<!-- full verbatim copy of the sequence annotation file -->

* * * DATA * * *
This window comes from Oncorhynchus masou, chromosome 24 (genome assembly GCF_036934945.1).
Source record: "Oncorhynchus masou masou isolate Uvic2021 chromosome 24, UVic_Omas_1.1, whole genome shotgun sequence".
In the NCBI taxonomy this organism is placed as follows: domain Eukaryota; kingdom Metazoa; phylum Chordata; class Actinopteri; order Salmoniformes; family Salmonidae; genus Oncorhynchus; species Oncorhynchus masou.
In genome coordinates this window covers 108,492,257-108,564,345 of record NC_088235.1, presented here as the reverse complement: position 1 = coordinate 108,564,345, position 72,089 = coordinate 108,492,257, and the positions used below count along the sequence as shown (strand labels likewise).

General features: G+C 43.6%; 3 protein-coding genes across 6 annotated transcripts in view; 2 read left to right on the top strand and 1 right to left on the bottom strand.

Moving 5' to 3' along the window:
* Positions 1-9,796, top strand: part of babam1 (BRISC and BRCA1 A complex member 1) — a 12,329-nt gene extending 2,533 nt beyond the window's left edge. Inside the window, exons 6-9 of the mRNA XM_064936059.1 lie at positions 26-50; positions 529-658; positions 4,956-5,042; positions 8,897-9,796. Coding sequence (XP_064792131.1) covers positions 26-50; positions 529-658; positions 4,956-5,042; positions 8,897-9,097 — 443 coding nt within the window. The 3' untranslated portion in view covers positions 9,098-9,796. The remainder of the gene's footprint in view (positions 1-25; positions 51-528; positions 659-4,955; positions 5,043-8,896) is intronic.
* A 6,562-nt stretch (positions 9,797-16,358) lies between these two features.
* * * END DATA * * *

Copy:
This window comes from Oncorhynchus masou, chromosome 24 (genome assembly GCF_036934945.1).
Source record: "Oncorhynchus masou masou isolate Uvic2021 chromosome 24, UVic_Omas_1.1, whole genome shotgun sequence".
In the NCBI taxonomy this organism is placed as follows: domain Eukaryota; kingdom Metazoa; phylum Chordata; class Actinopteri; order Salmoniformes; family Salmonidae; genus Oncorhynchus; species Oncorhynchus masou.
In genome coordinates this window covers 108,492,257-108,564,345 of record NC_088235.1, presented here as the reverse complement: position 1 = coordinate 108,564,345, position 72,089 = coordinate 108,492,257, and the positions used below count along the sequence as shown (strand labels likewise).

General features: G+C 43.6%; 3 protein-coding genes across 6 annotated transcripts in view; 2 read left to right on the top strand and 1 right to left on the bottom strand.

Moving 5' to 3' along the window:
* Positions 1-9,796, top strand: part of babam1 (BRISC and BRCA1 A complex member 1) — a 12,329-nt gene extending 2,533 nt beyond the window's left edge. Inside the window, exons 6-9 of the mRNA XM_064936059.1 lie at positions 26-50; positions 529-658; positions 4,956-5,042; positions 8,897-9,796. Coding sequence (XP_064792131.1) covers positions 26-50; positions 529-658; positions 4,956-5,042; positions 8,897-9,097 — 443 coding nt within the window. The 3' untranslated portion in view covers positions 9,098-9,796. The remainder of the gene's footprint in view (positions 1-25; positions 51-528; positions 659-4,955; positions 5,043-8,896) is intronic.
* A 6,562-nt stretch (positions 9,797-16,358) lies between these two features.